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Nickerson: Conflicting rule changes are causing uncertainty for advisers (Fund Web)

 

As asset managers contend with the continuing onslaught of regulatory requirements one of the great uncertainties with which they must deal is conflict. Not with the regulators themselves but with contradictory rule changes between jurisdictions, which adds to the cost and compliance burden of dealing with new requirements. Such conflicts also create great uncertainty for advisers.

UK asset managers obviously must deal with FSA regulations but are also impacted by European directives as well as US rules, all of which are creating regulations based on local concerns. This results in disjointed and at times, contradictory, regulations.

Before stepping down at the end of last year, the IMA’s former chief executive Richard Saunders noted: “We are seeing a rise in more aggressive extraterritorial regulation which is adding cost and complexity to the industry and breeding protectionism in different jurisdictions. The litmus test for new regulation should be whether it brings real benefits to end investors. Too often this seems not to be applied.”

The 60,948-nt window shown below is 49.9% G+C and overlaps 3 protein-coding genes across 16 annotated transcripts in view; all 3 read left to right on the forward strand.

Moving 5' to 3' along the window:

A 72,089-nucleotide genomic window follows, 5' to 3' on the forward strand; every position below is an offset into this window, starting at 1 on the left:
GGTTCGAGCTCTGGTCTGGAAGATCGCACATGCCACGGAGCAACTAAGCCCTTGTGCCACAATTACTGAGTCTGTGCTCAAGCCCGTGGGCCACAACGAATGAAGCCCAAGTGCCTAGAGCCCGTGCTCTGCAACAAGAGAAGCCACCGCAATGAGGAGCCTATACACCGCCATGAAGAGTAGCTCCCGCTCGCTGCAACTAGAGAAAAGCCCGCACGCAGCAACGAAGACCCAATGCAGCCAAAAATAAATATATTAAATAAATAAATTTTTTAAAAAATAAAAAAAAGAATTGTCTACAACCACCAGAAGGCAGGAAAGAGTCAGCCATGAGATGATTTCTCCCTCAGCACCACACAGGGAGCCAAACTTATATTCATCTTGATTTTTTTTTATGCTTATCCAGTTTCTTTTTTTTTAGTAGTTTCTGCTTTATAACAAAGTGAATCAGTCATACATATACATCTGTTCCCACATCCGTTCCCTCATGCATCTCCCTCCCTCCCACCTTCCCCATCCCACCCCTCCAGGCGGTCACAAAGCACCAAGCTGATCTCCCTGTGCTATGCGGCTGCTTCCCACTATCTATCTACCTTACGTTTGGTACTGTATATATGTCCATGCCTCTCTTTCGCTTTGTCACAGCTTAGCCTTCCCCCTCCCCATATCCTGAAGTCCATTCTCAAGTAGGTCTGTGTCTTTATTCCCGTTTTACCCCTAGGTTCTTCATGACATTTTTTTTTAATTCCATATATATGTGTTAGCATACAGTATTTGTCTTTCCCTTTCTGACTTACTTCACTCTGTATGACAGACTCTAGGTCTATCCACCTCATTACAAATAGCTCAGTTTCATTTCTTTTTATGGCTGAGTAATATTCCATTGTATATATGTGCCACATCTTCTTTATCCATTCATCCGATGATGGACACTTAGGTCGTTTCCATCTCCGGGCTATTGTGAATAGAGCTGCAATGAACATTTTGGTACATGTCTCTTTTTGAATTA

Philip Warland, head of public policy at Fidelity, agrees regulations from different jurisdictions based on their own issues creates problems for global asset managers and for investors, for whom the regulations are supposed to help. “The dividing line between investor protection and protectionism is a thin one,” he says.

Even within the same territory there can be contradictory actions. For instance while the UK’s HMRC seems keen on venture capital trusts, allowing substantial tax incentives to encourage investors, the FSA’s recent Ucis consultation seems to challenge such sentiment. If included in Ucis, VCTs could be dealt a severe blow and it could lead to the collapse of many products.

David Kaye, the chief executive officer of Puma Investments, says: “VCTs do a small but important job in supporting SMEs (small and medium sized enterprises). This is particularly important in the current economic environment. The UK government wants us to continue in this capacity as we are performing a vital role, funding the creation of jobs.”

See full artcile on the Fundweb website.